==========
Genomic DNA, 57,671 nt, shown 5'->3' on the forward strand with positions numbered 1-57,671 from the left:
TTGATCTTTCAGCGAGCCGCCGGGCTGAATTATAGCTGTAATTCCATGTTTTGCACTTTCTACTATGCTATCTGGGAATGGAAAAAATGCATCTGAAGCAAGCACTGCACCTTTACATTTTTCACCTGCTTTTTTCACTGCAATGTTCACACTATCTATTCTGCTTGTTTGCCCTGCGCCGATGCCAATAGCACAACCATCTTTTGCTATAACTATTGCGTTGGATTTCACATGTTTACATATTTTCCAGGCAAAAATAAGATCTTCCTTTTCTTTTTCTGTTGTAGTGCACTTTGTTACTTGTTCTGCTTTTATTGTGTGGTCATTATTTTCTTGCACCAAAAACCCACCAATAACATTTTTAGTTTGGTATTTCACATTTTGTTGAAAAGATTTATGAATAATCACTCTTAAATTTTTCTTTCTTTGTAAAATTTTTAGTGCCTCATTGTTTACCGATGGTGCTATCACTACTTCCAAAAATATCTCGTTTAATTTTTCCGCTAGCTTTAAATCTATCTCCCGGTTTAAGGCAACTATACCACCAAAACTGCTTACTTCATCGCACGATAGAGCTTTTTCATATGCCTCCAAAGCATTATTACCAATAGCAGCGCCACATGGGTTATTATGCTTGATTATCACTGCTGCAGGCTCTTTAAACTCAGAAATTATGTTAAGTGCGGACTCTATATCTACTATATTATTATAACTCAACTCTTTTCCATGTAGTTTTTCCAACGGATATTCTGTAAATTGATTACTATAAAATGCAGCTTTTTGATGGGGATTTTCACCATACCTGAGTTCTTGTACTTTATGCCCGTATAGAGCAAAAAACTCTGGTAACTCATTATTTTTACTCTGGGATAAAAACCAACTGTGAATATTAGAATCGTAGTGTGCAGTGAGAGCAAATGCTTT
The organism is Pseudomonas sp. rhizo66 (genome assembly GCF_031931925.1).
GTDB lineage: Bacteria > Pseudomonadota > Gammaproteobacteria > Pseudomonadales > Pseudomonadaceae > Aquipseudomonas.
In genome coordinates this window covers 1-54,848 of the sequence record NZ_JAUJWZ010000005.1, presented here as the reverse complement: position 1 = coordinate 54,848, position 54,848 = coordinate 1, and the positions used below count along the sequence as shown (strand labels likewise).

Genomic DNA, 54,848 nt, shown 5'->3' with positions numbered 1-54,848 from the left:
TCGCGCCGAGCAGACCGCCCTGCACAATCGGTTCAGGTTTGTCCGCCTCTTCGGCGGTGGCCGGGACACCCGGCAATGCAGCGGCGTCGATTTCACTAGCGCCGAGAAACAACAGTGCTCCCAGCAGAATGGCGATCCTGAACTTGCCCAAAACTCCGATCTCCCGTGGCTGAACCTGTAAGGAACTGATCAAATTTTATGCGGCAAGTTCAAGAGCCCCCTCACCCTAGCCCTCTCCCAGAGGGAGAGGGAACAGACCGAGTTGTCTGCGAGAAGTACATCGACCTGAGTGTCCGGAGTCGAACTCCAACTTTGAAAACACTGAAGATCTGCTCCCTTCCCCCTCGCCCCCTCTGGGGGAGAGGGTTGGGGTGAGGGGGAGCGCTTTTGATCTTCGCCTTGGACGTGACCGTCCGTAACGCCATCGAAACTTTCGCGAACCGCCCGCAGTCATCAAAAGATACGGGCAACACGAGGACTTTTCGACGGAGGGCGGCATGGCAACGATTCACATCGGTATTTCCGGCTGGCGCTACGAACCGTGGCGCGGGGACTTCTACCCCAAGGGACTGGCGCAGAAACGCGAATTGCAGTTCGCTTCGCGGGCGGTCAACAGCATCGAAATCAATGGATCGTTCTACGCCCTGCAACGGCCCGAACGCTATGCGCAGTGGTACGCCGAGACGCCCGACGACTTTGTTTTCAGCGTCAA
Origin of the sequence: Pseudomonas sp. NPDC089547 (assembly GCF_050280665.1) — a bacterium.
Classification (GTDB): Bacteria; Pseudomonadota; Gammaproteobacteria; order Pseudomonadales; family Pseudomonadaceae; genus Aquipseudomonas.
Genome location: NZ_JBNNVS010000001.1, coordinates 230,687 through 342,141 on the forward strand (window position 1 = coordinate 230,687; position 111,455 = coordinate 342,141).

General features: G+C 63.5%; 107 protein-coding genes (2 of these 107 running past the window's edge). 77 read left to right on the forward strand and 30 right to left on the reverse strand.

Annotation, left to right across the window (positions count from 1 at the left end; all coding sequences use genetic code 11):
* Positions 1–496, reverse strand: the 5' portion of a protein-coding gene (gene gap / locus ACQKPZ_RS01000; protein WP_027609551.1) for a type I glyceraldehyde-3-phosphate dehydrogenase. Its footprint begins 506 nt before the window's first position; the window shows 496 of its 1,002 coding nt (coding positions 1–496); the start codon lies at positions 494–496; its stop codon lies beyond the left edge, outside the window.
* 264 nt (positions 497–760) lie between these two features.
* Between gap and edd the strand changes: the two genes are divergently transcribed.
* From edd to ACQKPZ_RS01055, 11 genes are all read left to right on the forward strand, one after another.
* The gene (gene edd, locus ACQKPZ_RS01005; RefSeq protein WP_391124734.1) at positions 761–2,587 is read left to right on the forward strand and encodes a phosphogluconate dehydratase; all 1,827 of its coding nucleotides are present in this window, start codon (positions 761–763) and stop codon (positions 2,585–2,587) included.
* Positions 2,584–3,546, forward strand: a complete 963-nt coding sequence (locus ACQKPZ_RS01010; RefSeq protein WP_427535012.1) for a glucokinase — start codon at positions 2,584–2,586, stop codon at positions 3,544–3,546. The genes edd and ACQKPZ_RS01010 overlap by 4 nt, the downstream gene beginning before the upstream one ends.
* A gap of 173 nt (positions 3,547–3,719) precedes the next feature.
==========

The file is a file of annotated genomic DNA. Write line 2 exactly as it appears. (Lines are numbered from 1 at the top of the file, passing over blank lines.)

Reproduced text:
TTGATCTTTCAGCGAGCCGCCGGGCTGAATTATAGCTGTAATTCCATGTTTTGCACTTTCTACTATGCTATCTGGGAATGGAAAAAATGCATCTGAAGCAAGCACTGCACCTTTACATTTTTCACCTGCTTTTTTCACTGCAATGTTCACACTATCTATTCTGCTTGTTTGCCCTGCGCCGATGCCAATAGCACAACCATCTTTTGCTATAACTATTGCGTTGGATTTCACATGTTTACATATTTTCCAGGCAAAAATAAGATCTTCCTTTTCTTTTTCTGTTGTAGTGCACTTTGTTACTTGTTCTGCTTTTATTGTGTGGTCATTATTTTCTTGCACCAAAAACCCACCAATAACATTTTTAGTTTGGTATTTCACATTTTGTTGAAAAGATTTATGAATAATCACTCTTAAATTTTTCTTTCTTTGTAAAATTTTTAGTGCCTCATTGTTTACCGATGGTGCTATCACTACTTCCAAAAATATCTCGTTTAATTTTTCCGCTAGCTTTAAATCTATCTCCCGGTTTAAGGCAACTATACCACCAAAACTGCTTACTTCATCGCACGATAGAGCTTTTTCATATGCCTCCAAAGCATTATTACCAATAGCAGCGCCACATGGGTTATTATGCTTGATTATCACTGCTGCAGGCTCTTTAAACTCAGAAATTATGTTAAGTGCGGACTCTATATCTACTATATTATTATAACTCAACTCTTTTCCATGTAGTTTTTCCAACGGATATTCTGTAAATTGATTACTATAAAATGCAGCTTTTTGATGGGGATTTTCACCATACCTGAGTTCTTGTACTTTATGCCCGTATAGAGCAAAAAACTCTGGTAACTCATTATTTTTACTCTGGGATAAAAACCAACTGTGAATATTAGAATCGTAGTGTGCAGTGAGAGCAAATGCTTT